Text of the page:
11. Interstate was incorporated in March of 1973. (Tr. 38) Charles Holman was named President and Weinkrantz was named Vice President. (Tr. 179-83; D's Ex. 1) The directors were Holman, Weinkrantz, Charles Connolly, an actuary, James R. Alexander, a lawyer, and Sidney Lynn, a business consultant. (Tr. 74) Zimmerman was not named either as a director or as an officer of Interstate. The total issue of Interstate was 500,000 shares.

 12. Pursuant to the plan, Zimmerman transferred his 11,046 shares of States stock to Weinkrantz, in return for which Weinkrantz gave Zimmerman a promissory note for $88,368, representing a value of $8.00 per share. (Tr. 193) Zimmerman had paid only $4.00 a share for the stock, and Weinkrantz was aware of that fact. (Tr. 193, 365-67) The market value for the stock was $3.75 to $4.00 per share.

 13. Weinkrantz, upon their receipt from Zimmerman, transferred the 11,046 shares of States into Interstate and was issued 400,000 shares of Interstate in exchange. Weinkrantz, in turn, pledged the 400,000 shares of Interstate to Zimmerman as collateral to secure the $88,368 note. (Tr. 56-57, 359-60) These 400,000 shares of Interstate are currently in the custody of Zimmerman. (Tr. 47)

 14. Weinkrantz's estimated net worth at the time he received the States stock from Zimmerman was approximately $40,000 to $50,000. Weinkrantz could not then and cannot now pay off the $88,368 note to Zimmerman. The note, plus accrued interest, is currently outstanding to Zimmerman. (Tr. 59-60) The original copy of this note was torn up by Weinkrantz in the presence of and after discussion with Zimmerman after receipt of the Commission subpoena respecting the Savoy investigation. In July, 1974, a new note dated March 16, 1973 and payable in seven years, was typed by Zimmerman's secretary and executed by Weinkrantz.

 15. The remaining 100,000 shares of Interstate were issued to persons Zimmerman knew or was associated with as a purported finder's fee and for purported services rendered. (Tr. 187-88) Weinkrantz received 17,850 shares. (Tr. 186-87) Also among those receiving shares were Trans-Exchange Corporation, a Zimmerman holding company, and one Mort Tanzer. Weinkrantz did not know why Trans-Exchange was entitled to any shares, but knew only that Zimmerman had told him that the corporation deserved a finder's fee. (Tr. 216-17) Similarly, Weinkrantz did not know Tanzer, and he did not know what services Tanzer had rendered. Nevertheless, at Zimmerman's suggestion, Tanzer was paid a finder's fee of 14,575 shares of Interstate. (Tr. 217) Holman, Lynn, Alexander and Joseph Shoaf were among others who were recipients of Interstate shares. (Tr. 217)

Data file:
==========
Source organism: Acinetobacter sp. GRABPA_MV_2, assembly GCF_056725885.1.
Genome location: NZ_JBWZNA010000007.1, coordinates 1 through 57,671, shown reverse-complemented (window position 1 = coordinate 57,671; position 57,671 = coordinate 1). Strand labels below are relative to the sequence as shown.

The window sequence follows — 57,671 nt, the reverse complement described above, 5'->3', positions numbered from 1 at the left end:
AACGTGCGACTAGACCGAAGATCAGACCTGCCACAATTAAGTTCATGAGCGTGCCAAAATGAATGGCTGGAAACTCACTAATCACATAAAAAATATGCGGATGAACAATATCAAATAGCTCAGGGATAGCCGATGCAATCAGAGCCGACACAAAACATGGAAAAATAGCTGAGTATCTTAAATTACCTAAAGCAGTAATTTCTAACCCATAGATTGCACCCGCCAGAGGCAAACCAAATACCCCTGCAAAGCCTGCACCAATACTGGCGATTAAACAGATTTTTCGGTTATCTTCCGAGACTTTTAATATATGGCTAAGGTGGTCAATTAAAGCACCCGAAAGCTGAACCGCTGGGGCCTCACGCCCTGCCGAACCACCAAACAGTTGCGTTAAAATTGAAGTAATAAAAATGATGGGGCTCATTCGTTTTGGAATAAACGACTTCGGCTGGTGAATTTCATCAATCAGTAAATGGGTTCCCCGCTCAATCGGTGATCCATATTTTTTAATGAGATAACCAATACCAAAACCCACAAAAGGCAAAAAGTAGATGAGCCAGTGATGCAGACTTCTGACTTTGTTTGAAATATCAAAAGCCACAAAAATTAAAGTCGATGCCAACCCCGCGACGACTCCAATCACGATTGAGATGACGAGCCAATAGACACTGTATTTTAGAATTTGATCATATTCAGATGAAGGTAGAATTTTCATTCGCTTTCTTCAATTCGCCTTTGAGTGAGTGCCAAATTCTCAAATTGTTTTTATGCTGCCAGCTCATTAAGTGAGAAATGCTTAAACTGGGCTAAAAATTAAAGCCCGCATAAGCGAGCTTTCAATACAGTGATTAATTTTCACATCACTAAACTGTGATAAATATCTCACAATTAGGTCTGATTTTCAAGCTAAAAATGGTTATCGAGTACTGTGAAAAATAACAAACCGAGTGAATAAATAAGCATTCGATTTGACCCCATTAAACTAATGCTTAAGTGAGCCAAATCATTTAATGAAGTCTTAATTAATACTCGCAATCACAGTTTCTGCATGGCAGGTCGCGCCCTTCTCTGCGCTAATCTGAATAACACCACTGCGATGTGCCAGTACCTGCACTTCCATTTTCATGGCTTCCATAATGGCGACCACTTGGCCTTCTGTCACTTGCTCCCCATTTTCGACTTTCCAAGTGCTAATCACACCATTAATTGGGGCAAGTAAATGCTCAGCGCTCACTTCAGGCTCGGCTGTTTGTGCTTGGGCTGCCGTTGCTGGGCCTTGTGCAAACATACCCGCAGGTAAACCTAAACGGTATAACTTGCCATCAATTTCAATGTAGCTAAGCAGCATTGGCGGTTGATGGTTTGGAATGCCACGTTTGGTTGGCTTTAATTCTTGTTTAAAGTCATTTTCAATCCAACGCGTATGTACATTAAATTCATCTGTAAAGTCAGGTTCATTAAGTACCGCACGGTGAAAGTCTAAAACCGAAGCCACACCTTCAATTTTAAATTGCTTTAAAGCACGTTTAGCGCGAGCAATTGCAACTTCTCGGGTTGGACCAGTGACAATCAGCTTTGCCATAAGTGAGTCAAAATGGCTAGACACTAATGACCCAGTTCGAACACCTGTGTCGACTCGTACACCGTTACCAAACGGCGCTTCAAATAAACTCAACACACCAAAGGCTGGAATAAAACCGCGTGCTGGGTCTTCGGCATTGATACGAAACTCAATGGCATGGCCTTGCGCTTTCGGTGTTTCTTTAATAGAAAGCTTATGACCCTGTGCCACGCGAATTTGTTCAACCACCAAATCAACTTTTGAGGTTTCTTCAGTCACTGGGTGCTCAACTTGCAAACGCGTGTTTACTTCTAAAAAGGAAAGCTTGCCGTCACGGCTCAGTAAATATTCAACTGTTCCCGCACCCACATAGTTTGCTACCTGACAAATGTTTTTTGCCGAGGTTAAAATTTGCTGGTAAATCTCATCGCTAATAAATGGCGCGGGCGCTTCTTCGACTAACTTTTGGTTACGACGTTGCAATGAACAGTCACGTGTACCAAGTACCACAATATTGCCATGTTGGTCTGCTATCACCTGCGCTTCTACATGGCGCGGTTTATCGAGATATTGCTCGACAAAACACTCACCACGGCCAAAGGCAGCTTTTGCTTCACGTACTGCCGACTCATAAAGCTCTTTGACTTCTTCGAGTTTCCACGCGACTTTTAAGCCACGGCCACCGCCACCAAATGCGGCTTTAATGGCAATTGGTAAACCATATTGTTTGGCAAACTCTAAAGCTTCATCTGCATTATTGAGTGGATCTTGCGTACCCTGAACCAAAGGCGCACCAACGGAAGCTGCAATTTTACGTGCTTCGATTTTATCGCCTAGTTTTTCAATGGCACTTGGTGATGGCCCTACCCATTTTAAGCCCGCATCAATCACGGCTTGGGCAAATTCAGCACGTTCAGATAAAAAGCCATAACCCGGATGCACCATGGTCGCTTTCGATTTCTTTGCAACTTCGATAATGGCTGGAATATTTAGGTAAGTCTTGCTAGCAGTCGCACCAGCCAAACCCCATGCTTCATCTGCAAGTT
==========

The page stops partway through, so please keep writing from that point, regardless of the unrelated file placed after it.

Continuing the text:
16. The offices of Interstate were located in Dallas in a back room in Zimmerman's suite of offices. (Tr. 68) Interstate used Zimmerman's telephones, office facilities, including copying machine and secretarial services. (Tr. 68) Interstate's accounting reports and tax returns were prepared by an accountant who was an employee of Zimmerman and who was suggested by Zimmerman. (Tr. 131-33) Interstate never paid for the services of this accountant, and it is readily to be inferred that Zimmerman paid for them. Zimmerman also provided Interstate with a cash advance of over $4,000 to cover additional expenses for such things as travel and postage. The advance was never evidenced by a note. (Tr. 69-70) Zimmerman also provided ideas for the operation of Interstate, and Weinkrantz sought Zimmerman's help when the company had any problems. (Tr. 73) At all times relevant hereto, Zimmerman was in control of Interstate.

 17. Interstate was unable to secure the capital or assets necessary to implement Zimmerman's plan for the acquisition of States stock. (Tr. 78-79)

 Phase III -- The Savoy Transaction.

 18. In August of 1973, Weinkrantz met with Zimmerman to discuss Interstate's unsuccessful efforts to raise capital and acquire assets. (Tr. 77) During the meeting Zimmerman called Louis Danenberg, President of Savoy. (Tr. 77) Zimmerman had had a long relation with Savoy, being a large stockholder, and had been associated with Danenberg in various matters since 1960. (Tr. 516-17) Zimmerman told Danenberg about Interstate's unsuccessful efforts to acquire capital and assets to finance the tender offer for States stock and suggested that Savoy might want to diversify into life insurance. (Tr. 394)

 19. Danenberg was advancing in years, was ill and was eager to terminate his official position with Savoy. (Tr. 397-98) Danenberg was also interested in causing enough new shares of Savoy to be issued so that his holdings would be diluted to the point where he could not be considered a control person of Savoy subject to SEC reporting requirements. (Tr. 82, 394-95)

 20. Danenberg was interested in making an arrangement on behalf of Savoy whereby Interstate would contribute its 11,046 shares of States stock in exchange for an issuance of Savoy stock. However, he wanted additional assets in the transaction to insure that enough new shares of Savoy stock would be issued to dilute sufficiently his own holdings. (Tr. 82)

 21. Zimmerman suggested that real estate would be the type of additional asset that Interstate could use for the transaction, and it was also suggested that the real estate must have a value in excess of $750,000 (subsequently the value actually used in the transaction was $468,000) to be acceptable in the exchange for Savoy stock.* (Tr. 85, 117-19) He further suggested that California land owned by Mansdorf could be that real estate. (Tr. 88)